Mia Hansen-Løve’s (Eden) run of quite-good-but-not-great films continues with philosophy-teacher drama Things to Come (its French title is, aptly, the more abstract L’avenir). In its dialectic-like playing-off of words against action, it can seem like an extreme epitome of Gallic cinema, so often concerned with public conversations verses personal affairs and finding the emotions in-between. But the movie is elevated by two intriguingly digressive moments.
The questioning teacher in question is Nathalie Chazeaux (Isabelle Huppert). She seems to lead a comfortable bourgeois existence: lecturing, publishing books, a married life in a tome-filled apartment, seeing her two kids often. She’s still close to a former star pupil, Fabien (Roman Kolinka), so determined to be more activist that he moves with comrades to a farmhouse in France’s Rhône-Alpes region (Chazeaux, as it happens, is the name of a small town there). But with her mother’s health failing and her husband leaving her, Nathalie’s life is stripped away.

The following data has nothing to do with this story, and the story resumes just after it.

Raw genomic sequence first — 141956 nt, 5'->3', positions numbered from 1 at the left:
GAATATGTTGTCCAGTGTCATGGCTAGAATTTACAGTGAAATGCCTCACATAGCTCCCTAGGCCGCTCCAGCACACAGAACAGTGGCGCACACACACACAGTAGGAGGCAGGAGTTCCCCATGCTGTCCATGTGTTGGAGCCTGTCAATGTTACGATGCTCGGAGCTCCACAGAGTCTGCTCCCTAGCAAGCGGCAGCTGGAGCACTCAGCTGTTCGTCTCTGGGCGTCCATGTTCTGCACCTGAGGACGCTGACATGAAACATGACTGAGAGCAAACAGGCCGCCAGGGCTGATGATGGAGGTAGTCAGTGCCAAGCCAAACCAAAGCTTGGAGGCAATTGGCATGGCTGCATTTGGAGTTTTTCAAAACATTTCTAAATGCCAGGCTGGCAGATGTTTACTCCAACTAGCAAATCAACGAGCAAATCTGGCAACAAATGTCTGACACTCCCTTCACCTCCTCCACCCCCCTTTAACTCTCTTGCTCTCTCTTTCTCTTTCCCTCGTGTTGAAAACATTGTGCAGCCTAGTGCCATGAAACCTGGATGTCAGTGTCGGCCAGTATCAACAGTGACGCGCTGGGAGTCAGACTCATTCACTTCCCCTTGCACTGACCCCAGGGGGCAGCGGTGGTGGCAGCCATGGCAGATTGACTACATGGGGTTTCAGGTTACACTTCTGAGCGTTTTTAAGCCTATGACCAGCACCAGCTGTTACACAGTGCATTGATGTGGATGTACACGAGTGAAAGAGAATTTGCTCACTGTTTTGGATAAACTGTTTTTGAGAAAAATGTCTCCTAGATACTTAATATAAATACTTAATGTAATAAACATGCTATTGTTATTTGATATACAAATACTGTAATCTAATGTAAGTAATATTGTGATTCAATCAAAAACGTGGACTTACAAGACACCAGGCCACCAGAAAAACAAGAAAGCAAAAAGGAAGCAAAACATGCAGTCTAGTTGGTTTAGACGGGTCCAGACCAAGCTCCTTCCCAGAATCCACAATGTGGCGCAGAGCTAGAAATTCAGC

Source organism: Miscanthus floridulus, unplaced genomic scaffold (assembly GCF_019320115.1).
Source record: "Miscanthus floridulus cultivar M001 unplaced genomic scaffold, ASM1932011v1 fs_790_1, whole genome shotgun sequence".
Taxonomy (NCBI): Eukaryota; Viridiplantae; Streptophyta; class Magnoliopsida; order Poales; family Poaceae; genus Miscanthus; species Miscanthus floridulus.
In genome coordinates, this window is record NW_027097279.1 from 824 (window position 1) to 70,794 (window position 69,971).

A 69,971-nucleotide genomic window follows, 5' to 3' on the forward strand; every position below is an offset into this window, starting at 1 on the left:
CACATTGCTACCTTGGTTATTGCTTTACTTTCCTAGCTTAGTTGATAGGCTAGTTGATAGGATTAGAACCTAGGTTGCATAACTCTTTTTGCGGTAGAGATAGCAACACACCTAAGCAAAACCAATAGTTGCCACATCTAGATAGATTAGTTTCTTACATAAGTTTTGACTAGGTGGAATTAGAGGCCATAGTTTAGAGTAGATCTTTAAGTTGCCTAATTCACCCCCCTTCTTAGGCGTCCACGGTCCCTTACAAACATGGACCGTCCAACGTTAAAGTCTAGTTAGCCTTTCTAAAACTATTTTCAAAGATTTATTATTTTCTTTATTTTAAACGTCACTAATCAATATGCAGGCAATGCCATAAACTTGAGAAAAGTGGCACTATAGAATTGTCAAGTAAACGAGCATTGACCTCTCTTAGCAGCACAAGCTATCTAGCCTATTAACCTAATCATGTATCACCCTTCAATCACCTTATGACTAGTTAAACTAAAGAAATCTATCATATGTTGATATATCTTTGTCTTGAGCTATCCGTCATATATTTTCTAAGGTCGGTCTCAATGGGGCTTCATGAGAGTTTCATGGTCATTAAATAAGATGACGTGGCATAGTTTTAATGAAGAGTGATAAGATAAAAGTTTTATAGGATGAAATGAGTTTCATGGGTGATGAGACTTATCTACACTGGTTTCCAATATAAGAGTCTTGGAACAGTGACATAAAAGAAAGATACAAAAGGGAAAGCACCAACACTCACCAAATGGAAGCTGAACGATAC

In the counterpointing of Nathalie the teacher’s large questions with Nathalie the wife and daughter’s near-constant hustle and bustle in her little life—she must even cut a class short to attend another cry for help from her dramatic mother—Things to Come is a portrait of one woman’s harried, frayed, busy late middle age. It can seem a bit skittish (and commits that Euro-film mistake of over-playing English songs for profundity). But there are striking moments of emotional abandon (both Nathalie and her daughter have sudden crying jags), a lovely subplot involving Nathalie’s one reluctant inheritance—her mother’s cat—amid so many losses, and Nathalie and Fabien’s friendship turns a little, late on, with a confrontation that was bound to happen.
Most moving, though, is the camera’s darting—occasionally drifting or whirling as if to follow other characters. It frames books and different generations of family in the final shot of Nathalie’s home, as well as two scenes which stray. Those scenes are both on the Brittany coast, where we linger not alongside Nathalie but her husband, Heinz (André Marcon), who ruminates on . . . well, it’s that question and those two moments which nudge Things to Come into some place deeper and stranger at last.